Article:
[00:04:51] Bonnie Hewitt: So I'm going to try to make the short I have a long history, myself of mental illness dates back to childhood. I had some childhood trauma and I lived and my mom was chronically ill. So our house was. Fairly chaotic, but I learned very young that and I love my mom to death. I don't, I have no guilt or shame or regret or anything. I just want to put that out there. Especially in case she watches us. She knows that I don't hold it. Ill feelings towards her, but I learned very young and I was talking to my daughter about this last night that we had to mom was fragile and we had to be very careful about what we said, what we did. We had to be quiet, she needed to rest all of these different things. And so I learned really young that to be a people pleaser. And another part, a big part of that was that my dad held me up. And this is retroactively looking at this. I did not know growing up, but he held me on such a high pedestal. I was super smart. I was this, I was that anything I did was not quite good enough. If I came home with a B, it was oh, what happened me? I gotta be.

[00:06:03] Russ Johns: I'm shocked.

[00:06:05] Bonnie Hewitt: Yeah. And he was also and again, I don't want any ill will against him either. He's passed on several long time ago. But looking back at this as an adult, I was definitely taught that what I did determined how people felt about me. And I know that's hard to dissect, I was responsible for how somebody else felt about me or loved me or whatever the case was. And so that grew and grew. And then in high school, I was put on medication that I thought was for my stomach, and that started this long journey of a rollercoaster of diagnosis. I had pages and pages of, OCD, bipolar depression, anxiety list of stuff. And by 2017 actually by 2008, I was on a dozen different psych meds. I was approved for something called electroshock therapy because I was in really bad shape I was having. And I don't know if I can say this on LinkedIn, but I was having ideations. Let's just put it like that, struggling with that on a regular basis and declined the procedures. And by 2017, I was getting to a point where I was seeing my doctor every three months and complaining about the same stuff. And one day I walked in there and was like, what can I do about this? And I expected him to tweak or change another med. And he said to me it could be this one medication you've been on. I'd been taking it for 15 years and I'm not mentioning it. I'm not medicine shaming by any means, but I told him I quit. I was. I literally said, I'm effing done. I'm not doing this anymore. I had no idea what I was going to do. It wasn't like a conscious decision. It was like, I just, my spirit or something, just blurted it out there in the office. And I went home and it was like okay. Now what? So I tied, traded off all these different men. And what was really interesting was when I made that decision, the universe started delivering to me people and YouTube videos and methods like EFT tapping that I'd heard of, but not really paid too much attention. And so going through this process the past four years and I started interviewing in January, after being on a TV show and realized when people were asking about my story, they're like how did you get from here to here? Cause in the middle of that, I was paralyzed back in 2011. So it's been a really crazy house.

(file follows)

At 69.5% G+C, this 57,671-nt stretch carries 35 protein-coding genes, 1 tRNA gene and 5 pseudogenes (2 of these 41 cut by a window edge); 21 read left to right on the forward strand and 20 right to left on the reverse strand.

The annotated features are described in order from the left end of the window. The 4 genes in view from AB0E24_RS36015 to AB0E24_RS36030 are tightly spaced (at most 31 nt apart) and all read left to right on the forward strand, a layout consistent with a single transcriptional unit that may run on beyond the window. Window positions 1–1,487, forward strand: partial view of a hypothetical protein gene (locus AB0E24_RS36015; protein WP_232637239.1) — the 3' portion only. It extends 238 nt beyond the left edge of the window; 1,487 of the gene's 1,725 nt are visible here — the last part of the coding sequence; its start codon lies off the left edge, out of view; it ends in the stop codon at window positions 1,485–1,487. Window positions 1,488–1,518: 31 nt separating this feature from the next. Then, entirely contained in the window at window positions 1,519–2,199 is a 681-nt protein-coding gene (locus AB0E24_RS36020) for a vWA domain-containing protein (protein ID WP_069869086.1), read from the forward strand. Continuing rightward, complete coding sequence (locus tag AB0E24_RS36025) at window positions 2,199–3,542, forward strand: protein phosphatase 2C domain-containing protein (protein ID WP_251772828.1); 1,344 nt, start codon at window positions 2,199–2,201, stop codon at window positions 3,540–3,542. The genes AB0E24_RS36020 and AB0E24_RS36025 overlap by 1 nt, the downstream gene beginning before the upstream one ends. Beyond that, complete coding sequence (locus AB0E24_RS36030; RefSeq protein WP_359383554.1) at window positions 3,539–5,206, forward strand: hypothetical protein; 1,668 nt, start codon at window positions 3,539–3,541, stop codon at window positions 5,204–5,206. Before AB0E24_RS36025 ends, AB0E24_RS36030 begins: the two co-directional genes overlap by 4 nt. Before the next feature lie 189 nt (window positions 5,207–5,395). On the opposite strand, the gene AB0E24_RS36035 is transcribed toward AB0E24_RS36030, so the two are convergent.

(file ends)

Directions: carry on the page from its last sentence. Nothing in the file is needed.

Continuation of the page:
[00:08:23] Russ Johns: By the way I was paralyzed.

[00:08:27] Bonnie Hewitt: But I'm 10 years removed from it now and it could fill a book. So I try to fit some pieces in there, but it, to me, it was, I was always in survival mode. And finally, one day I was like, I don't want to just survive anymore. And again, it wasn't a conscious decision. When I started interviewing back in January and telling my story and seeing people's reactions and the questions, I was like, wait a minute, I can do something with this. People need this information. How can I best serve others so that they don't have to go through a 25 year journey? Like I did not knowing that there were other ways to manage anxiety besides just being medical. So I tried to make that short.